My two posts arguing that Christian belief is reasonable brought out precisely the sorts of incredulity I expected. In return, I thought I’d introduce you to some of the work in contemporary Christian philosophy that I have found convincing. I’m inviting you to reconsider the rational status of Christian belief. So let this post be a primer in contemporary Christian philosophy: an open door to start conversations about the possibility of rational Christian belief and religious belief generally. I worked hard compiling and linking to resources because I’m trying to honor your requests for more information and to respect your intelligence as rational individuals.
Over the last forty years, the field of Christian philosophy has exploded in richness and depth. Much of the work began following the founding of The Society of Christian Philosophers, in 1978. Today the SCP is the largest subgroup in the American Philosophical Association, with over 1100 members of Christians from a vast range of denominations and degrees of theological conservatism and liberalism. (I’m a member!)
These philosophers have produced hundreds of books working out answers to various questions raised by the Christian religion.
As I could tell from my last post, many of you feel that thoughtful arguments for Christian claims do not exist. I once felt similarly, and in this post I thought I’d explain why I changed my mind.
I divide my categorization of books into a wide range of categories on questions that directly or indirectly bear on the truths of the Christian religion.
I. Indirect Arguments for Core Christian Beliefs
I will begin with questions that bear indirectly, specifically books that convinced me to abandon the Christian worldview’s main intellectual competitor: naturalism. For me, these came in three categories, regarding the failure of naturalistic accounts of (i) mind (especially consciousness and intentionality), (ii) choice and free will and (iii) the nature of morality. Naturalism, which I understand as the view that all that exists is describable by science (empirical facts) or that are required to form scientific models (mathematics).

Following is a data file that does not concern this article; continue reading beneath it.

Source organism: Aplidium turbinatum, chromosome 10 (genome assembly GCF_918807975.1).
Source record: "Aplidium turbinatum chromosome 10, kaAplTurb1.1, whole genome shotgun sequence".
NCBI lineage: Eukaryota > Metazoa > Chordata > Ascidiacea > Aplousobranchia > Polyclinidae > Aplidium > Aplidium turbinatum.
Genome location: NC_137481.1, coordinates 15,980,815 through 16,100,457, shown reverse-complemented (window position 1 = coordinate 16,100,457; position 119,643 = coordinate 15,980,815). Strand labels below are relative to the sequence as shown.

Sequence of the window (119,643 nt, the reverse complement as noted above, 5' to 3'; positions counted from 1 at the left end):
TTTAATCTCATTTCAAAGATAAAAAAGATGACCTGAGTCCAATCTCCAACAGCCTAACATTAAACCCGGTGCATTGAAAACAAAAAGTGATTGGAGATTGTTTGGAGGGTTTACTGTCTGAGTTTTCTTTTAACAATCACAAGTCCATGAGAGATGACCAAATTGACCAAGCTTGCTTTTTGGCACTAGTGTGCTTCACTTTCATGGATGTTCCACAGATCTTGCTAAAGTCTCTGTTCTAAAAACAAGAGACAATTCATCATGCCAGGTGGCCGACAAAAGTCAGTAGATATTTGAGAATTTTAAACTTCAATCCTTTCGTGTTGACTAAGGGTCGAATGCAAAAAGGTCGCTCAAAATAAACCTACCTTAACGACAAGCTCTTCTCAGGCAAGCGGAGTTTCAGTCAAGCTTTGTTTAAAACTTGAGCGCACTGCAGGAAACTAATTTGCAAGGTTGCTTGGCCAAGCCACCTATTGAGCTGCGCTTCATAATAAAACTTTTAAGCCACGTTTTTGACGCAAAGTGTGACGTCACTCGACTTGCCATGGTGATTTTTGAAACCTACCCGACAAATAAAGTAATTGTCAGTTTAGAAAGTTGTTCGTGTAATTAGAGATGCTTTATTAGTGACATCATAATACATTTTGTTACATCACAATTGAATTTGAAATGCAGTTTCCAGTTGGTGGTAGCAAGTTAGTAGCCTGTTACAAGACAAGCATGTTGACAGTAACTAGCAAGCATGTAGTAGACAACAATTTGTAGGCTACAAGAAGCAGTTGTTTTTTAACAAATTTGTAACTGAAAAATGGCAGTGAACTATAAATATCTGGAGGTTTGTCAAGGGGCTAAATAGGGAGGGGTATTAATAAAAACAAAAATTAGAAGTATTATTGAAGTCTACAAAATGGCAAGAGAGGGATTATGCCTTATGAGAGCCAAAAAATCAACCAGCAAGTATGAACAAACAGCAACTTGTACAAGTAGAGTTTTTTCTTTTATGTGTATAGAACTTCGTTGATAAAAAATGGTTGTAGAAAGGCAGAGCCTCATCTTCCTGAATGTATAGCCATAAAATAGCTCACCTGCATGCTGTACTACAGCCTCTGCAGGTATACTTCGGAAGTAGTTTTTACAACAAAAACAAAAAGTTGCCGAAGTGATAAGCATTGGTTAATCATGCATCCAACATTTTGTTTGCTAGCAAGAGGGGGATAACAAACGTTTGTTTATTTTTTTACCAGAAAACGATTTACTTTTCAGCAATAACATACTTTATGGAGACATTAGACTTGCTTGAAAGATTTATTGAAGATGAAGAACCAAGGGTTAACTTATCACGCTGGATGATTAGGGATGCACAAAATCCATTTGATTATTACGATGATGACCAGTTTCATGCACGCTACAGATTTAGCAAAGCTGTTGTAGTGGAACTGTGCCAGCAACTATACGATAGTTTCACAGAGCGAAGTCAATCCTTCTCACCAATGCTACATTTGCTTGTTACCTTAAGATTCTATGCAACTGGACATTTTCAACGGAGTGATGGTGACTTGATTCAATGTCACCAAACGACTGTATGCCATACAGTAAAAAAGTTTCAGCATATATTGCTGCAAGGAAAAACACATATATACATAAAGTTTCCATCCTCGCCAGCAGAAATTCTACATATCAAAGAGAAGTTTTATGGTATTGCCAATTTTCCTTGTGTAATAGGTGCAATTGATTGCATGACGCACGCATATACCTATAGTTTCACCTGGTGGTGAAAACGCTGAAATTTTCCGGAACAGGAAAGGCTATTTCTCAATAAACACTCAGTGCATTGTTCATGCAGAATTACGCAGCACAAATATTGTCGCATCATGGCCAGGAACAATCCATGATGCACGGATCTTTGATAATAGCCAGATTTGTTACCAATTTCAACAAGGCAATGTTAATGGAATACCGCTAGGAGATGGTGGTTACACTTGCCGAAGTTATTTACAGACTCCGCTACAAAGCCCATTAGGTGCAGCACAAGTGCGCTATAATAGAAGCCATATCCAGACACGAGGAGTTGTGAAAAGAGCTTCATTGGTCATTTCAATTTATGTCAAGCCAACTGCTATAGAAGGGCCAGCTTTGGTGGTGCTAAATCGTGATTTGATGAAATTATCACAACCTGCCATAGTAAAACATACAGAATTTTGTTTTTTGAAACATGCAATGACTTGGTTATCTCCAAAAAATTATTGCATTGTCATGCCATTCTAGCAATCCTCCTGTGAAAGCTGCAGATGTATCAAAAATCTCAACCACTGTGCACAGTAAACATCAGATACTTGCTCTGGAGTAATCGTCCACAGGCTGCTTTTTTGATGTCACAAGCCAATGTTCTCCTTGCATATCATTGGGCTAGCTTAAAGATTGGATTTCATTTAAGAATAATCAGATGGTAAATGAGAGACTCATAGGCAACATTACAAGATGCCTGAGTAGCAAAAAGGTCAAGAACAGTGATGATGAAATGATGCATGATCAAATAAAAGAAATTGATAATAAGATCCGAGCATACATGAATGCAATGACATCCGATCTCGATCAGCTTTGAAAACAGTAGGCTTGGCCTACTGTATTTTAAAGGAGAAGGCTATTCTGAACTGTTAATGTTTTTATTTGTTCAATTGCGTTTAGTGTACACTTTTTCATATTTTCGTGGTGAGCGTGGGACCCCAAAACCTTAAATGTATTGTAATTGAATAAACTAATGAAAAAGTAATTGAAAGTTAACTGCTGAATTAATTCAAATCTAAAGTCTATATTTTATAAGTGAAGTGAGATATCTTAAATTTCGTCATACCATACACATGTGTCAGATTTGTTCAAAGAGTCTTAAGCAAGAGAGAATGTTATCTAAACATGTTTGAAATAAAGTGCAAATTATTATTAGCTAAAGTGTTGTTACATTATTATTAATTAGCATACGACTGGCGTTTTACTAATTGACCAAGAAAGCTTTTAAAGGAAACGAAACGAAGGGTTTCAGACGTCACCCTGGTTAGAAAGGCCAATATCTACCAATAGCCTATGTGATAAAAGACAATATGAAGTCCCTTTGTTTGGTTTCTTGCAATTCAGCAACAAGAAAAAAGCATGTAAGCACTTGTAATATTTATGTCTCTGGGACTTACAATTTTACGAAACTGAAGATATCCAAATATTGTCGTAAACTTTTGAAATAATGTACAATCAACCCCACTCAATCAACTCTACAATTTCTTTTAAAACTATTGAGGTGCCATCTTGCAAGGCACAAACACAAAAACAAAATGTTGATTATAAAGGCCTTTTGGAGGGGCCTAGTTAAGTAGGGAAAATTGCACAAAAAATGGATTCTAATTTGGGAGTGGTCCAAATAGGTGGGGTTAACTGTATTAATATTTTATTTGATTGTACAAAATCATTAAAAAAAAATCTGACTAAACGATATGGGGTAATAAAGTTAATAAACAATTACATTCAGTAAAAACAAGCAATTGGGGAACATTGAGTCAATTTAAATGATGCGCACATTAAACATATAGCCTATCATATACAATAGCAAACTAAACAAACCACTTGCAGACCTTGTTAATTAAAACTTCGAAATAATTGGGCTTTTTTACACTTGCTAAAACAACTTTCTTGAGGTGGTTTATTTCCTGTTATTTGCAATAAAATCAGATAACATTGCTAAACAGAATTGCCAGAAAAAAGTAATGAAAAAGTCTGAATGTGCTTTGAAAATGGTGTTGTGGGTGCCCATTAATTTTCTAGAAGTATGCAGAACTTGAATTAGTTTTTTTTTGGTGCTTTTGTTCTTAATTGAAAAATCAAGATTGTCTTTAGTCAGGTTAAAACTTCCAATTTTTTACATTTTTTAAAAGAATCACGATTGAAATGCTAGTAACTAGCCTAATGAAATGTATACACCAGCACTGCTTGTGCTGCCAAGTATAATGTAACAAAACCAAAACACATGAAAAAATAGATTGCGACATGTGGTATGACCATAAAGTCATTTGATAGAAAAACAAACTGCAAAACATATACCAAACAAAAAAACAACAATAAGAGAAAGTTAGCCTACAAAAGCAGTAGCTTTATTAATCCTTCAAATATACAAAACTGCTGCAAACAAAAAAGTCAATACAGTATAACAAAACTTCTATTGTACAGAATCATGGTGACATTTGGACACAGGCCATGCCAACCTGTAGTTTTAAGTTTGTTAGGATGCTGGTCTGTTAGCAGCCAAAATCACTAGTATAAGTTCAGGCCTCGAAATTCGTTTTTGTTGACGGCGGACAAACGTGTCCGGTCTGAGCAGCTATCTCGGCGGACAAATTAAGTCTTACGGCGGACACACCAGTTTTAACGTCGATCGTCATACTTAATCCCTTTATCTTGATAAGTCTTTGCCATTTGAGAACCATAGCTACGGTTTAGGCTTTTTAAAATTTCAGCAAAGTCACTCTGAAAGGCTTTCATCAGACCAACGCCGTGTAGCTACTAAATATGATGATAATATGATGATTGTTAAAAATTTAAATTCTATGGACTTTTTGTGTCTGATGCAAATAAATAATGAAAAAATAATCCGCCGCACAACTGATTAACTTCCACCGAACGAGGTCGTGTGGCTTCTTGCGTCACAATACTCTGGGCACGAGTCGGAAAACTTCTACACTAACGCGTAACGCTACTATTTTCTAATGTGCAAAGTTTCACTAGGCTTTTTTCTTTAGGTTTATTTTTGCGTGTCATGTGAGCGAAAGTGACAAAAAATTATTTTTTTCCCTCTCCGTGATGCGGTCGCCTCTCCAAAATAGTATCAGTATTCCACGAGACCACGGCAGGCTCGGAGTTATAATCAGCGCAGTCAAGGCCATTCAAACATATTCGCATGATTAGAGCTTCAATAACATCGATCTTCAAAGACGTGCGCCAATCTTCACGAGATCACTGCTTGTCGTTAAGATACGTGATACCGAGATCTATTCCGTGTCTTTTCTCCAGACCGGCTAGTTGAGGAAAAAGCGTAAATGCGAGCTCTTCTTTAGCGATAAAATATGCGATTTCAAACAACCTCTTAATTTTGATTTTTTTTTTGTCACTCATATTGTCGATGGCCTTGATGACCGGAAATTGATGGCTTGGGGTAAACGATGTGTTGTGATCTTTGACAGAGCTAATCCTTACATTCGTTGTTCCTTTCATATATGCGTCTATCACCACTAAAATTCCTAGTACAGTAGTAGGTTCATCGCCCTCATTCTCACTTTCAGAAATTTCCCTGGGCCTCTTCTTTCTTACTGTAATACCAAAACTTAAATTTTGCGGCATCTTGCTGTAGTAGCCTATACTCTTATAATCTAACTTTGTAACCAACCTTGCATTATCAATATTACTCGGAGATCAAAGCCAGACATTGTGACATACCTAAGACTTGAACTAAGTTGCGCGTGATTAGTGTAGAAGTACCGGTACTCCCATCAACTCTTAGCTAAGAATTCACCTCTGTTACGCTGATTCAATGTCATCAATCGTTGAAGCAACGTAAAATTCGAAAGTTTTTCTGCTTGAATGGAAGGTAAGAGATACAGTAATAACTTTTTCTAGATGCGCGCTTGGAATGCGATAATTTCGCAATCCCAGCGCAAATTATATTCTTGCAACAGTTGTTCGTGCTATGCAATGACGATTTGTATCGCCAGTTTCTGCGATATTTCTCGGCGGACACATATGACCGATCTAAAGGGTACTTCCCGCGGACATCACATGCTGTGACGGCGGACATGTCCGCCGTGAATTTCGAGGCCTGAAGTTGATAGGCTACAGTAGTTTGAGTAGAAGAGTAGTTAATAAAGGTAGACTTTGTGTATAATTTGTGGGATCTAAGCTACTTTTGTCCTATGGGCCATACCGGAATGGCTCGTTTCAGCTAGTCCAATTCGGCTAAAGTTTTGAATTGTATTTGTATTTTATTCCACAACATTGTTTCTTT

I don’t think that naturalism can account for or explain the nature of consciousness, specifically the phenomenon of qualia, or the unique features of conscious experience. I was most convinced by David Chalmers’ famous book, The Conscious Mind. John Searle’s works, especially The Rediscovery of the Mind, convinced me that we cannot give a naturalistic account of intentionality, the fact that mental states have propositional content (they’re about things). He also convinced me that the mind is not a computer, even if it has computational mechanisms.
But Chalmers convinced me Searle’s attempt to avoid dualism is a failure and Searle convinced me that Chalmers’ (then) epiphenomenalism was implausible. This led me to property dualism about mental properties, but I agreed with Searle that property dualism is unstable and collapses into substance dualism. And Richard Swinburne’s book, The Evolution of the Soul, and John Foster’s book, The Immaterial Self, convinced me that substance dualism was a perfectly respectable philosophical position. So I think there are souls, and I think I have darn good philosophical reason to think so.
Ib. Free Will
For years, I didn’t take issues of free will seriously, but Peter Van Inwagen’s famous book, An Essay on Free Will, convinced me that free will and moral responsibility were inextricably tied, and since I was unable to give up moral responsibility, I became a libertarian about free will. Namely, I occasionally have the power to do otherwise than I did. The initial conditions of the universe and the laws of nature do not preclude me from doing otherwise. I did other reading in the literature, but it was Van Inwagen that anchored me. I now take compatibilist challenges pretty seriously, especially those advanced by Michael McKenna, but I still think libertarians have the upper hand.